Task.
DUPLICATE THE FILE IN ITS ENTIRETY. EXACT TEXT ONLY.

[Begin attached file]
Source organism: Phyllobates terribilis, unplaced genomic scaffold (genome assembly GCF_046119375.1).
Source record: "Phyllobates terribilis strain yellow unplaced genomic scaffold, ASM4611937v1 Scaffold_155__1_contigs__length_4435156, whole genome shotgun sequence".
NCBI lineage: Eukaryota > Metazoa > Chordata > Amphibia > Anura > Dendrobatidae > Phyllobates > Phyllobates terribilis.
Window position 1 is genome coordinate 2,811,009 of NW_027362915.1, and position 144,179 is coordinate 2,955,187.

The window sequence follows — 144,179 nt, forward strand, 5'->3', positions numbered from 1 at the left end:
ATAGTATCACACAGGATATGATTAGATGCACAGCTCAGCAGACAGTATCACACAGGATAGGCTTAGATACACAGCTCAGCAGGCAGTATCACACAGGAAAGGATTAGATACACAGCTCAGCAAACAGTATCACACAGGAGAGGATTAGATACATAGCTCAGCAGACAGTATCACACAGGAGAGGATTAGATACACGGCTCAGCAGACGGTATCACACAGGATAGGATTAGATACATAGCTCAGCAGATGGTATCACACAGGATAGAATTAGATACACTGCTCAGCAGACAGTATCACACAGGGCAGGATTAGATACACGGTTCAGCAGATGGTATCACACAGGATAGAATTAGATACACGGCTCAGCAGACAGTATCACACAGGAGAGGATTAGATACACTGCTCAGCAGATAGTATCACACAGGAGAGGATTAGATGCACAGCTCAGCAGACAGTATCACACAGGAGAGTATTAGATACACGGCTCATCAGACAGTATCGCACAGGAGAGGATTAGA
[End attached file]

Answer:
Source organism: Phyllobates terribilis, unplaced genomic scaffold (genome assembly GCF_046119375.1).
Source record: "Phyllobates terribilis strain yellow unplaced genomic scaffold, ASM4611937v1 Scaffold_155__1_contigs__length_4435156, whole genome shotgun sequence".
NCBI lineage: Eukaryota > Metazoa > Chordata > Amphibia > Anura > Dendrobatidae > Phyllobates > Phyllobates terribilis.
Window position 1 is genome coordinate 2,811,009 of NW_027362915.1, and position 144,179 is coordinate 2,955,187.

The window sequence follows — 144,179 nt, forward strand, 5'->3', positions numbered from 1 at the left end:
ATAGTATCACACAGGATATGATTAGATGCACAGCTCAGCAGACAGTATCACACAGGATAGGCTTAGATACACAGCTCAGCAGGCAGTATCACACAGGAAAGGATTAGATACACAGCTCAGCAAACAGTATCACACAGGAGAGGATTAGATACATAGCTCAGCAGACAGTATCACACAGGAGAGGATTAGATACACGGCTCAGCAGACGGTATCACACAGGATAGGATTAGATACATAGCTCAGCAGATGGTATCACACAGGATAGAATTAGATACACTGCTCAGCAGACAGTATCACACAGGGCAGGATTAGATACACGGTTCAGCAGATGGTATCACACAGGATAGAATTAGATACACGGCTCAGCAGACAGTATCACACAGGAGAGGATTAGATACACTGCTCAGCAGATAGTATCACACAGGAGAGGATTAGATGCACAGCTCAGCAGACAGTATCACACAGGAGAGTATTAGATACACGGCTCATCAGACAGTATCGCACAGGAGAGGATTAGA